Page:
lcd direct-view vs. plasma

Discussion in 'Displays' started by Ted Lee, Feb 28, 2005.

  1. Ted Lee

    Ted Lee Lead Actor

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    i'm not sure what the advantage of a direct-view lcd is over a plasma?

    from a cost perspective, you can get a 37" lcd for about 5k. for the same price, you can get a 42" plasma. so it seems to me you're getting a better tv, with a bigger screen, for the same price.

    i know lcd's have a high failure rate off the manufacturing line ... i wonder if that has anything to do with it.

    but, in general, i'm just not seeing the value in a lcd?
     
  2. Mort Corey

    Mort Corey Supporting Actor

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    Me neither Ted.....that's why I bought a plasma [​IMG] I guess LCD does run cooler and draw less power, but the refresh rates aren't quite there yet and the off angle viewing isn't quite as good as plasma. Longevity is starting to improve for plasma as well with Panasonic claiming 100,000 hrs to half brightness on their newest panels (claiming being the operative word)

    Mort
     
  3. Peter Overduin

    Peter Overduin Supporting Actor

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    I work at a major university where plasma was widely used for awhile and it was felt that burn in and life times were major draw backs.

    Longevity may be improving, however, at least with LCD you can change the bulb - so to speak and you're up and running again. Certianly it seemed to me that my new 60 inch grand wega displays an analog cable signal MUCH better than DLP, and I would argue better than plasma as well.

    True, the hi-def and DVD are stunning, but not that much more so than LCD, and not enough for me to have taken it too seriously. Besides, I'll sell this puppy in a couple years and get what I really want - a projector and 9 ft screen!

    Good luck with your decision. I'm sure by the time you use 100000 hrs, you'll get the paper thin 28 billion color hyper gaseous display that will do 3d and a million hours and come in 100 inch displays[​IMG]
     
  4. Ted Lee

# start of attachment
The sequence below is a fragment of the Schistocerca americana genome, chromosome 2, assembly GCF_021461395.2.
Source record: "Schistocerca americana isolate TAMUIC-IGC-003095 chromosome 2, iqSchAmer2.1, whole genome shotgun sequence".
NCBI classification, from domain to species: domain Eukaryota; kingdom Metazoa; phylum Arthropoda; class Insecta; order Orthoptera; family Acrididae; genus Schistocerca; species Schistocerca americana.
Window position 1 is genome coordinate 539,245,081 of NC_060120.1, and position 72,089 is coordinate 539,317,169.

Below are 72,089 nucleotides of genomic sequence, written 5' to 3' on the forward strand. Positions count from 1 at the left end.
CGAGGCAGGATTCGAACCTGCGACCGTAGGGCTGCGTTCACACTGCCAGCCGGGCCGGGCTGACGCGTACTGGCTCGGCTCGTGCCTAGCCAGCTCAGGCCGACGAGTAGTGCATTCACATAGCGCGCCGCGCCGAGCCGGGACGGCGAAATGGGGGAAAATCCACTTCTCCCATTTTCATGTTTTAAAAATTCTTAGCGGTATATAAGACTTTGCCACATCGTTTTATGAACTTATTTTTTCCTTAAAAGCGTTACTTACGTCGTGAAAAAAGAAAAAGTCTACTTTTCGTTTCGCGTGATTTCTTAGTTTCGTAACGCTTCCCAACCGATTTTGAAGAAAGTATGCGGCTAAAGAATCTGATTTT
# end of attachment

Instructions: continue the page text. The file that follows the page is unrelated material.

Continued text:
Ted Lee Lead Actor

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    thx peter, but i was speaking specifically of the direct-view (not projection) lcd's. [​IMG]

    i'm with you mort. there must be some value in these direct view lcd's...otherwise the people wouldn't be making them. but i just don't see it...
     
  5. ScottHH

    ScottHH Stunt Coordinator

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    Some potential value to producers:
    1. They must share components with flat panel computer displays. There is an average cost benefit to pushing more product out of your factories.
    2. The price of these will come down (look at any display, but you can get a 17" LCD for your computer for $200 now, they were $1000 a few years ago. If you don't make them now, you'll fall behind the competition and will be totally screwed if/when LCD direct view TVs are price competitive vs. plasma.
    3. People buy them. I have a friend who dropped a ton of coin on a 37" LCD widecreen flat panel. I was extremely unimpressed by the PQ. If I had to have a flat panel, I'd probably go plasma myself (but because of form factor vs. ambient light vs. screen size vs. PQ vs. price I went with an LCD-RPTV).

    As the old saying goes "That's what makes horse racing!" In the end, all this R&D, and the support given by early adoptors will make better cheaper displays for all of us. When a 24" widecreen LCD display is nice and cheap, I'd love to have one for my computer...
     
  6. Seth Paxton

    Seth Paxton Lead Actor

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    Remember that plasma was very pricey not too long ago as well. Many people were pointing to the competition from LCD as a big factor in driving down the price. That's one big reason why LCD is in the market so much.

    Obviously the CPU monitor aspect Scott mentioned also helps keep it strong in the market. Lots of tech sharing. Just look at Dell selling LCD TVs for example.
     
  7. chung_sotheby

    chung_sotheby Supporting Actor

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    I am basically in the same boat as all of you in terms of the whole Flat Panel debate. From what I have researched, I have discerned the following general truths:

    1. LCD is still more expensive than Plasma for the same size and resolution, at about a 1:1.4 ration for plasma:lcd. Also, LCD's generally weigh less and are skinnier (depth) than plasma displays, and consume a little less power.

    2. LCD's are generally brighter than plasmas, but plasmas have better black levels, thus the higher contrast ratio figures for plasma. This is due to their respective technolgies, with one emitting light through different color phosphors in a cell(Plasma) while the other uses crystals to bend and/or block light to produce different colors (LCD).

    3. LCD's have slightly better half-life measurements than plasma, but this gap is narrowing. However, LCD's half life measurement is for the backlight bulb, which can be replaced, while Plasma's half-life is for the phosphors, which cannot be replaced.

    4. Due to Plasma's technology, there is a possiblity of burn in. However, as plasmas continue to increase their half-life span, the likeliness of burn-in decreases dramatically to the point where burn-in of a newer model plasma is almost impossible when subjected to normal use.

    5. Only 50" plasmas have the ability to display true 720p HDTV, while smaller LCD's can produce full 720p HDTV. As of right now, no 42" or 43" plasma can show 720p (I might be wrong about this)

    6. LCD's, due to the nature of their technology, tends to have more motion artifacts than plasma due to their resonse time. However, newer models have virtually eliminated this problem, with further refinements imminent. Also, LCD's have a narrower effective viewing angle when compared to plasma.